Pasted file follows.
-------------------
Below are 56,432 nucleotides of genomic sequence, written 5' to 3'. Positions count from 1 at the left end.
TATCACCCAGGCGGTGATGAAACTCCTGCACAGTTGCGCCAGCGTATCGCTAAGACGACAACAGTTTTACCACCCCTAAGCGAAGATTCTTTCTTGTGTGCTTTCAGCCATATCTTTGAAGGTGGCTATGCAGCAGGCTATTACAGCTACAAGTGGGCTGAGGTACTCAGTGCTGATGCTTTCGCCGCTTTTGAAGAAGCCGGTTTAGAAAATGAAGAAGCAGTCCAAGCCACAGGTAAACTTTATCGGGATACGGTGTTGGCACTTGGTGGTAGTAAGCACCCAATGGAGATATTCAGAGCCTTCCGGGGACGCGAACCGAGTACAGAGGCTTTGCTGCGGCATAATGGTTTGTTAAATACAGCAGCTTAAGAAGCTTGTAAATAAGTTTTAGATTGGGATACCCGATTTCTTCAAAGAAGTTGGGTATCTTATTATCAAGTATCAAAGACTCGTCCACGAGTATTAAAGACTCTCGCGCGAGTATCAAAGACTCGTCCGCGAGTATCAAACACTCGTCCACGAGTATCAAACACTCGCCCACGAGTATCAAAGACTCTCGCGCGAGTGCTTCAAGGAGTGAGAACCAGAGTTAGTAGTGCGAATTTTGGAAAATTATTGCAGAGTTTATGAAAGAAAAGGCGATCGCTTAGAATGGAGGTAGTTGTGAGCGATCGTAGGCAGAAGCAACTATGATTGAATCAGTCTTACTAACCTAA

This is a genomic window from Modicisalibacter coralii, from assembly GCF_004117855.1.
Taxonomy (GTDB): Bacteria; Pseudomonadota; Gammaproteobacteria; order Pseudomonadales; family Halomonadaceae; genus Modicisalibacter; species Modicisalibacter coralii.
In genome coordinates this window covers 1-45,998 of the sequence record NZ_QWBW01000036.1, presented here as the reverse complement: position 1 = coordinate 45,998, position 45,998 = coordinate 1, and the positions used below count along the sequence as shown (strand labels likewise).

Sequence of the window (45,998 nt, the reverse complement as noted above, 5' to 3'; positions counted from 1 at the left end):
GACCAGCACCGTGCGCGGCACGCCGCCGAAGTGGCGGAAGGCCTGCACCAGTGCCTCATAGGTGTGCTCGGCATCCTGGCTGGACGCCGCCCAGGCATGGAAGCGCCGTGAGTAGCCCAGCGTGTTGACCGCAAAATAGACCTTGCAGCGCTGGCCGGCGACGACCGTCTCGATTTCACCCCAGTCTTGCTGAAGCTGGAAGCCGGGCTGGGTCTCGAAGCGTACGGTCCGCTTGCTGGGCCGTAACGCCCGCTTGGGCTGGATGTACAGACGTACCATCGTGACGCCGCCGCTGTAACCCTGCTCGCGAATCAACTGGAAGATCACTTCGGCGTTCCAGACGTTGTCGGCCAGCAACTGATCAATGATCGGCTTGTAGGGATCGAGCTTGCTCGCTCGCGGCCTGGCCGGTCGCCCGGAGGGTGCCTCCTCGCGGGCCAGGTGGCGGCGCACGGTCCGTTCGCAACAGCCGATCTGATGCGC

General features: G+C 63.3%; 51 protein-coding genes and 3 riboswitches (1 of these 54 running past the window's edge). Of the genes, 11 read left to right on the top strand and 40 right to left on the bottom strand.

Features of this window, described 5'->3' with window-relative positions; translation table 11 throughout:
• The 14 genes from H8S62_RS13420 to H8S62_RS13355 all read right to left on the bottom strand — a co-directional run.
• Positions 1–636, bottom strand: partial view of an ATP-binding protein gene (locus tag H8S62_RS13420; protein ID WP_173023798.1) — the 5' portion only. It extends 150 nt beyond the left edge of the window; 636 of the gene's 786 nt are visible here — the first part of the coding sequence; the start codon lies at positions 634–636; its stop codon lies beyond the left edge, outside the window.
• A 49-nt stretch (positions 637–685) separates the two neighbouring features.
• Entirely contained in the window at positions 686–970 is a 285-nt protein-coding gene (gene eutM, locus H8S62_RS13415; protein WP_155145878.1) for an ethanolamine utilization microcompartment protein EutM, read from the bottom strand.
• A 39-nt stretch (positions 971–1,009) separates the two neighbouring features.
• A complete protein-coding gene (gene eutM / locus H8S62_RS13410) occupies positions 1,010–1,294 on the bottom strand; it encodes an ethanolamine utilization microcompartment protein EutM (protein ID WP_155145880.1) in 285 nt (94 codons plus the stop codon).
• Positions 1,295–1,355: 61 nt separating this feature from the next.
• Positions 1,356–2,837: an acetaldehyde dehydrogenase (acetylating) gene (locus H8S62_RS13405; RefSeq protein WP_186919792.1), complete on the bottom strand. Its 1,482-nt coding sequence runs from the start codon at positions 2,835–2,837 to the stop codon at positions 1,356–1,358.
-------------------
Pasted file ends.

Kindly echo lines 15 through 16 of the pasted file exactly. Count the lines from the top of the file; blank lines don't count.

• A complete protein-coding gene (gene eutM / locus H8S62_RS13410) occupies positions 1,010–1,294 on the bottom strand; it encodes an ethanolamine utilization microcompartment protein EutM (protein ID WP_155145880.1) in 285 nt (94 codons plus the stop codon).
• Positions 1,295–1,355: 61 nt separating this feature from the next.